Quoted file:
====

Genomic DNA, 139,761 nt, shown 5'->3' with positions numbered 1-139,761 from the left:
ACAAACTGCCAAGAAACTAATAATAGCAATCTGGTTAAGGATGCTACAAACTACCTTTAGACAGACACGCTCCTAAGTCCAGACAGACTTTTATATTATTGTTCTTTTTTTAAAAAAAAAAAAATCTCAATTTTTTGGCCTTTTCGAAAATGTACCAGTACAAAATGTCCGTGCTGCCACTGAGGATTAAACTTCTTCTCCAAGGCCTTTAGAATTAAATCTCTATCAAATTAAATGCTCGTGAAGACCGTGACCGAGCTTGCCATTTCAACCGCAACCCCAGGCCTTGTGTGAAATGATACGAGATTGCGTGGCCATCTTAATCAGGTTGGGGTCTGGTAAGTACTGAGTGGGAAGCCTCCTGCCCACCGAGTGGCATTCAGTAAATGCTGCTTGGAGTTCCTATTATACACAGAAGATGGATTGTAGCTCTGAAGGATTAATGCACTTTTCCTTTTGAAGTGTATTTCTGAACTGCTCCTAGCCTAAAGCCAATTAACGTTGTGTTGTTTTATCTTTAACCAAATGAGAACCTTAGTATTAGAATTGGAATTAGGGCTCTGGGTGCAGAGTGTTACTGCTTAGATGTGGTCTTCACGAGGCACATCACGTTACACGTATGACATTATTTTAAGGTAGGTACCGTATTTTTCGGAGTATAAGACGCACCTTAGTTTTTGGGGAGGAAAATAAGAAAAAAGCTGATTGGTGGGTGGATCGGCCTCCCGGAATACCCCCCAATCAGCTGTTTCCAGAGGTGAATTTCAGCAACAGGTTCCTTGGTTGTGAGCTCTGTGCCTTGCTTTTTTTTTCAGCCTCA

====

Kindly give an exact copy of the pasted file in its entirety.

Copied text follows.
Genomic DNA, 139,761 nt, shown 5'->3' with positions numbered 1-139,761 from the left:
ACAAACTGCCAAGAAACTAATAATAGCAATCTGGTTAAGGATGCTACAAACTACCTTTAGACAGACACGCTCCTAAGTCCAGACAGACTTTTATATTATTGTTCTTTTTTTAAAAAAAAAAAAATCTCAATTTTTTGGCCTTTTCGAAAATGTACCAGTACAAAATGTCCGTGCTGCCACTGAGGATTAAACTTCTTCTCCAAGGCCTTTAGAATTAAATCTCTATCAAATTAAATGCTCGTGAAGACCGTGACCGAGCTTGCCATTTCAACCGCAACCCCAGGCCTTGTGTGAAATGATACGAGATTGCGTGGCCATCTTAATCAGGTTGGGGTCTGGTAAGTACTGAGTGGGAAGCCTCCTGCCCACCGAGTGGCATTCAGTAAATGCTGCTTGGAGTTCCTATTATACACAGAAGATGGATTGTAGCTCTGAAGGATTAATGCACTTTTCCTTTTGAAGTGTATTTCTGAACTGCTCCTAGCCTAAAGCCAATTAACGTTGTGTTGTTTTATCTTTAACCAAATGAGAACCTTAGTATTAGAATTGGAATTAGGGCTCTGGGTGCAGAGTGTTACTGCTTAGATGTGGTCTTCACGAGGCACATCACGTTACACGTATGACATTATTTTAAGGTAGGTACCGTATTTTTCGGAGTATAAGACGCACCTTAGTTTTTGGGGAGGAAAATAAGAAAAAAGCTGATTGGTGGGTGGATCGGCCTCCCGGAATACCCCCCAATCAGCTGTTTCCAGAGGTGAATTTCAGCAACAGGTTCCTTGGTTGTGAGCTCTGTGCCTTGCTTTTTTTTTCAGCCTCA